Why NHL’s restart means everything to Maple Leafs veteran Jason Spezza

Morgan Rielly had a goal and two assists, and Alexander Kerfoot scored twice to help the Maple Leafs to a 4-2 win over the Canadiens in their return to NHL action.

TORONTO — Nineteen wins for No. 19.

That’s what stands between Jason Spezza and an elusive Stanley Cup.

Of course, you don’t get as deep into your career as the Toronto Maple Leafs forward without learning about the value of staying in the moment. Especially entering the playoffs.

“One step at a time,” Spezza said on a recent Zoom call with reporters, when the topic of a potential storybook finish to this strange season was raised.

Spezza is a compelling figure at the dawn of a qualifying-round series with Columbus. It was this specific opportunity that prompted the 37-year-old to take a hometown discount while signing with his hometown team, and the unprecedented circumstances brought on by the COVID-19 pandemic have since forced him to leave wife Jennifer and their four daughters at home while moving into the NHL bubble a short drive away.

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Throughout hockey’s pause Spezza has “stepped up,” in the words of Leafs head coach Sheldon Keefe, taking an active role in the return-to-play discussions with the NHL Players’ Association and becoming an even more trusted voice among teammates.

“He’s a veteran player in the league and he’s experienced a lot of different things. And he’s a guy that’s passionate about the game and he’s also passionate about his game and his career and having another shot to compete for the Cup,” said Keefe.

Spezza has lived a full hockey life: As the much-hyped prospect who once made his playoff debut in Game 5 of the Eastern Conference Final, as the No. 1 centre on a team that fell short in the Stanley Cup Final, as the well-travelled veteran still finding a way to contribute to a post-season run despite a limited role, and many other things in between.

That’s why the Leafs measure his impact by much more than goals and assists. It should come as no surprise, for example, that Spezza made it a point to speak with 18-year-old Nick Robertson at least once per day during summer training camp or that he stayed out well after a recent practice to feed Robertson passes for extra work on his one-timer.

“He’s one of the most caring guys you’ll meet,” Ben Bishop, Spezza’s former teammate in Dallas, said earlier this season. “If there’s a rookie that comes up from the minors, Spezz is the first one to go sit next to him and talk hockey.”

There are two things that keep Spezza coming to the rink with a smile on his face each day no matter what personal circumstances he may be dealing with:

1. A child-like love for the game
2. A burning desire to lift the Stanley Cup

And not necessarily in that order.

On the topic of the Cup, he can serve as something of a cautionary tale for 22-year-old Auston Matthews, 23-year-old Mitch Marner and 24-year-old William Nylander. Spezza played in Game 7 of the 2003 Eastern Conference Final before his 20th birthday and was Marner’s age when he helped the Ottawa Senators reach the Cup Final four years later.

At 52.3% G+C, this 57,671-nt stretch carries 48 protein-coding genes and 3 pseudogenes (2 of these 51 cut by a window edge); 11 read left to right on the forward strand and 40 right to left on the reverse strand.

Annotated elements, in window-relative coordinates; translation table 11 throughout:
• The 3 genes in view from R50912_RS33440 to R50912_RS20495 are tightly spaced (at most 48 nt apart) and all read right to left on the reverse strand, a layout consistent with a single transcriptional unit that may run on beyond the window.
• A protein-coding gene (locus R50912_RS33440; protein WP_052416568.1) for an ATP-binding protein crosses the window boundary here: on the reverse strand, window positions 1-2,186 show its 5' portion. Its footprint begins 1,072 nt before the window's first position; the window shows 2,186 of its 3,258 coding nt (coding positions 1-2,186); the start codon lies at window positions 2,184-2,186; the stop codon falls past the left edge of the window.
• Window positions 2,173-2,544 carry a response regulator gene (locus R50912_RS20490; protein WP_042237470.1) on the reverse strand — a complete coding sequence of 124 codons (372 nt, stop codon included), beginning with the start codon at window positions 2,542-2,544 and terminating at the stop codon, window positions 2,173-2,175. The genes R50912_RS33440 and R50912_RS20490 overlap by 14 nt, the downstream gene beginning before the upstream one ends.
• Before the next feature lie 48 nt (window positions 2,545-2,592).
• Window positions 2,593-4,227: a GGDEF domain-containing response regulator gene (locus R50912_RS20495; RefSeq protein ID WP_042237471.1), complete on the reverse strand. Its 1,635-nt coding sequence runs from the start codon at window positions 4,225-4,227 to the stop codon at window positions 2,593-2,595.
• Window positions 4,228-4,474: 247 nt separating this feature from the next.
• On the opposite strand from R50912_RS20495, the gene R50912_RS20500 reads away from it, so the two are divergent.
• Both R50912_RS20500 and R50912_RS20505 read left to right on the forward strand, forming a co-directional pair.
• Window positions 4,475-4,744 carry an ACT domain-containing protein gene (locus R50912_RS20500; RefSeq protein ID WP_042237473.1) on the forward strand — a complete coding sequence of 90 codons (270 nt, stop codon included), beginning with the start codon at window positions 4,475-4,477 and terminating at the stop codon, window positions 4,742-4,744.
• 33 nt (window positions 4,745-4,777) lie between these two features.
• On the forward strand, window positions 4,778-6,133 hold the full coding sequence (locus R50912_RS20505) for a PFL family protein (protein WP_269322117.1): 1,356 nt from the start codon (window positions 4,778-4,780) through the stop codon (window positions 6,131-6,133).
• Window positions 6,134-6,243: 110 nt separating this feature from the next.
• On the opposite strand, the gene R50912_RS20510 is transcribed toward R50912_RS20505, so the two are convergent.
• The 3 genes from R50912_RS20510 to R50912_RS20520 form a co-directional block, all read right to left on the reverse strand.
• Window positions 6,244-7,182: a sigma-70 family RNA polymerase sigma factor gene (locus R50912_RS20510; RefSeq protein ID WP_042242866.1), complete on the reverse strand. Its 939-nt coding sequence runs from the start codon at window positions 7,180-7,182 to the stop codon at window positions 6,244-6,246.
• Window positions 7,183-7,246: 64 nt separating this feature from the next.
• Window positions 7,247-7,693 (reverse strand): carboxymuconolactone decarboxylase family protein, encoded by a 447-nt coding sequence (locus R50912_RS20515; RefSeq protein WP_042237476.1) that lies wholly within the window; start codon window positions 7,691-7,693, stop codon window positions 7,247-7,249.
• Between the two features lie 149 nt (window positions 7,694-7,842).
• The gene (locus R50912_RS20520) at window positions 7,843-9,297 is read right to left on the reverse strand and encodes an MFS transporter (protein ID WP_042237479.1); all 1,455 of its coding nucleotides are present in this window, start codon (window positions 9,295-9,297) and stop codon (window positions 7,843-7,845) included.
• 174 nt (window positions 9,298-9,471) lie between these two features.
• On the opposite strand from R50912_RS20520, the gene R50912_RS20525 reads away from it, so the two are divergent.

The Senators were a force with him, Daniel Alfredsson and Dany Heatley each in their primes together. And yet they never managed to be the last team standing.

“He really just is a great voice within our team through his experience, and not all positive experiences,” said Keefe.

“I played on great teams early on and you think they’re going to last forever and then you realize that things change,” Spezza said in September. “Those three years we had there [in Ottawa], we were knocking on the door and probably should have won. We were a perennial powerhouse for a few years and didn’t get it done. You don’t want to see that happen again.”

As for what he might contribute now, know this: Back in the weeks before he’d even played his first game with the Leafs, Spezza was already talking about the role a fourth line can take on in the playoffs. He’d scored a couple big goals during Dallas’ run to the second round in 2019 and pointed to how Boston and St. Louis — the most recent Cup finalists — each found strength from the bottom part of their rosters.

“I think when you get to the end you need it,” he said.

So under these most unusual of circumstances Spezza will try to help tip the scales in Toronto’s favour. As a steadying hand, sounding board and dressing room dad. As a depth forward who will give it all he’s got for each precious shift Keefe gives him.

More than 17 years into his NHL career, Spezza is all-in on this restart. He will make do with regular FaceTime calls with daughters Sophia, Nicola, Anna and Julia, and adjust a pre-game routine that can no longer include a stroll through the city to grab a coffee.

And he will savour an opportunity decades in the making.

“Obviously being in Toronto would be extra special to win because of the support we get from the city and me growing up here,” said Spezza. “I’m definitely chasing a dream.

“To try to win a Stanley Cup as a Maple Leaf is something that I dreamed of as a kid.”

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